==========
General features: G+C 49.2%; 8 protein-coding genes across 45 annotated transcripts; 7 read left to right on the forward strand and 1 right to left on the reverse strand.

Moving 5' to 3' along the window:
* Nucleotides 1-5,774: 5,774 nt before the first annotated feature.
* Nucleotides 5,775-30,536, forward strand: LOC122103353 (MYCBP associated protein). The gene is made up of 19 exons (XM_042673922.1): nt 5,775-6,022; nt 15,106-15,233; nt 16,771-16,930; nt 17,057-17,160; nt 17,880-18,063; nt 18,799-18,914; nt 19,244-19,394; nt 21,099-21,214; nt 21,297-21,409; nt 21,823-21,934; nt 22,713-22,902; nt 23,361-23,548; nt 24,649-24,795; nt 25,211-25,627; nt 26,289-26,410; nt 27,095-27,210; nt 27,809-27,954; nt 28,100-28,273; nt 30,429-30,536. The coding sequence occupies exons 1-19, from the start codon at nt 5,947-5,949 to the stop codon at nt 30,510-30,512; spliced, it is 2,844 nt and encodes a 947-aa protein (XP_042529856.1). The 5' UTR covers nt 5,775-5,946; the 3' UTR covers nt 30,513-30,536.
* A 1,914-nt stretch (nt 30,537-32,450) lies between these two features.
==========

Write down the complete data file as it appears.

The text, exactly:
General features: G+C 49.2%; 8 protein-coding genes across 45 annotated transcripts; 7 read left to right on the forward strand and 1 right to left on the reverse strand.

Moving 5' to 3' along the window:
* Nucleotides 1-5,774: 5,774 nt before the first annotated feature.
* Nucleotides 5,775-30,536, forward strand: LOC122103353 (MYCBP associated protein). The gene is made up of 19 exons (XM_042673922.1): nt 5,775-6,022; nt 15,106-15,233; nt 16,771-16,930; nt 17,057-17,160; nt 17,880-18,063; nt 18,799-18,914; nt 19,244-19,394; nt 21,099-21,214; nt 21,297-21,409; nt 21,823-21,934; nt 22,713-22,902; nt 23,361-23,548; nt 24,649-24,795; nt 25,211-25,627; nt 26,289-26,410; nt 27,095-27,210; nt 27,809-27,954; nt 28,100-28,273; nt 30,429-30,536. The coding sequence occupies exons 1-19, from the start codon at nt 5,947-5,949 to the stop codon at nt 30,510-30,512; spliced, it is 2,844 nt and encodes a 947-aa protein (XP_042529856.1). The 5' UTR covers nt 5,775-5,946; the 3' UTR covers nt 30,513-30,536.
* A 1,914-nt stretch (nt 30,537-32,450) lies between these two features.